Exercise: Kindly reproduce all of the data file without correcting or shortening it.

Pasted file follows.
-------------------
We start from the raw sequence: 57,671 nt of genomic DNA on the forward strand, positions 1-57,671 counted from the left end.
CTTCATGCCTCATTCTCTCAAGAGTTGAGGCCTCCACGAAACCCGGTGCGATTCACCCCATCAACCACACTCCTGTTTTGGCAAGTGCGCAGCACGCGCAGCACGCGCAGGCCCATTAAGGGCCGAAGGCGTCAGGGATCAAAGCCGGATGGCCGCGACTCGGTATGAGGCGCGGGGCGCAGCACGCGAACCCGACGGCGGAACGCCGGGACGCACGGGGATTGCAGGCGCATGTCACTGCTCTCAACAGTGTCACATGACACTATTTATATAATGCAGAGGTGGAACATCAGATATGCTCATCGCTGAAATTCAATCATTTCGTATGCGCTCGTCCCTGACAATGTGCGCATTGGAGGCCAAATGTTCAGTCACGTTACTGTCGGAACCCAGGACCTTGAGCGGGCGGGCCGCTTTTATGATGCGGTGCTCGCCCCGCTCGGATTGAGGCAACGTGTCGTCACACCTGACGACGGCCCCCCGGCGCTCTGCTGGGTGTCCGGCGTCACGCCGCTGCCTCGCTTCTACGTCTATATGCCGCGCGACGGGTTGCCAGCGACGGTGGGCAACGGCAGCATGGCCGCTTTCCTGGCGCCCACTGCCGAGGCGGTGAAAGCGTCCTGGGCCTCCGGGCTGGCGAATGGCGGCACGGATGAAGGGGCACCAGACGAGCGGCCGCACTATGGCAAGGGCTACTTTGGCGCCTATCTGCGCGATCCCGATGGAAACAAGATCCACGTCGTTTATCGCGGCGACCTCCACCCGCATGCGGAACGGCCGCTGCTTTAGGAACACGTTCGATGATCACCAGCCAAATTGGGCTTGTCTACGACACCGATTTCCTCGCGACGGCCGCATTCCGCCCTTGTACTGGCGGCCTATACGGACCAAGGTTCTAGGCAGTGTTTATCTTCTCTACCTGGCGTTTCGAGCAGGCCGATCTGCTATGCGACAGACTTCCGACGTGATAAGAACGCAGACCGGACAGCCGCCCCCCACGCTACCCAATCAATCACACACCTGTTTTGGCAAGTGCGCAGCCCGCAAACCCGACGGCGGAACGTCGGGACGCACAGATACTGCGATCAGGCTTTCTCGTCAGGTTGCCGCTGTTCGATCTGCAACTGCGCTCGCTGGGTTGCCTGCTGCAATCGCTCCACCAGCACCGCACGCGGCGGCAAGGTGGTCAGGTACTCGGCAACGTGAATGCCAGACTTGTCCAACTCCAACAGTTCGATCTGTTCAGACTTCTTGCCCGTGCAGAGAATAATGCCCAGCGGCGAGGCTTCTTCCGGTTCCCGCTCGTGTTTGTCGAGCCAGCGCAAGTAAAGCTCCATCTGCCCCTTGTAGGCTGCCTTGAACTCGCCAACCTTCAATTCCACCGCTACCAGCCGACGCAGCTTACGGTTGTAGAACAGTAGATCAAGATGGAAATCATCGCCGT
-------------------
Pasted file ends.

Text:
We start from the raw sequence: 57,671 nt of genomic DNA on the forward strand, positions 1-57,671 counted from the left end.
CTTCATGCCTCATTCTCTCAAGAGTTGAGGCCTCCACGAAACCCGGTGCGATTCACCCCATCAACCACACTCCTGTTTTGGCAAGTGCGCAGCACGCGCAGCACGCGCAGGCCCATTAAGGGCCGAAGGCGTCAGGGATCAAAGCCGGATGGCCGCGACTCGGTATGAGGCGCGGGGCGCAGCACGCGAACCCGACGGCGGAACGCCGGGACGCACGGGGATTGCAGGCGCATGTCACTGCTCTCAACAGTGTCACATGACACTATTTATATAATGCAGAGGTGGAACATCAGATATGCTCATCGCTGAAATTCAATCATTTCGTATGCGCTCGTCCCTGACAATGTGCGCATTGGAGGCCAAATGTTCAGTCACGTTACTGTCGGAACCCAGGACCTTGAGCGGGCGGGCCGCTTTTATGATGCGGTGCTCGCCCCGCTCGGATTGAGGCAACGTGTCGTCACACCTGACGACGGCCCCCCGGCGCTCTGCTGGGTGTCCGGCGTCACGCCGCTGCCTCGCTTCTACGTCTATATGCCGCGCGACGGGTTGCCAGCGACGGTGGGCAACGGCAGCATGGCCGCTTTCCTGGCGCCCACTGCCGAGGCGGTGAAAGCGTCCTGGGCCTCCGGGCTGGCGAATGGCGGCACGGATGAAGGGGCACCAGACGAGCGGCCGCACTATGGCAAGGGCTACTTTGGCGCCTATCTGCGCGATCCCGATGGAAACAAGATCCACGTCGTTTATCGCGGCGACCTCCACCCGCATGCGGAACGGCCGCTGCTTTAGGAACACGTTCGATGATCACCAGCCAAATTGGGCTTGTCTACGACACCGATTTCCTCGCGACGGCCGCATTCCGCCCTTGTACTGGCGGCCTATACGGACCAAGGTTCTAGGCAGTGTTTATCTTCTCTACCTGGCGTTTCGAGCAGGCCGATCTGCTATGCGACAGACTTCCGACGTGATAAGAACGCAGACCGGACAGCCGCCCCCCACGCTACCCAATCAATCACACACCTGTTTTGGCAAGTGCGCAGCCCGCAAACCCGACGGCGGAACGTCGGGACGCACAGATACTGCGATCAGGCTTTCTCGTCAGGTTGCCGCTGTTCGATCTGCAACTGCGCTCGCTGGGTTGCCTGCTGCAATCGCTCCACCAGCACCGCACGCGGCGGCAAGGTGGTCAGGTACTCGGCAACGTGAATGCCAGACTTGTCCAACTCCAACAGTTCGATCTGTTCAGACTTCTTGCCCGTGCAGAGAATAATGCCCAGCGGCGAGGCTTCTTCCGGTTCCCGCTCGTGTTTGTCGAGCCAGCGCAAGTAAAGCTCCATCTGCCCCTTGTAGGCTGCCTTGAACTCGCCAACCTTCAATTCCACCGCTACCAGCCGACGCAGCTTACGGTTGTAGAACAGTAGATCAAGATGGAAATCATCGCCGT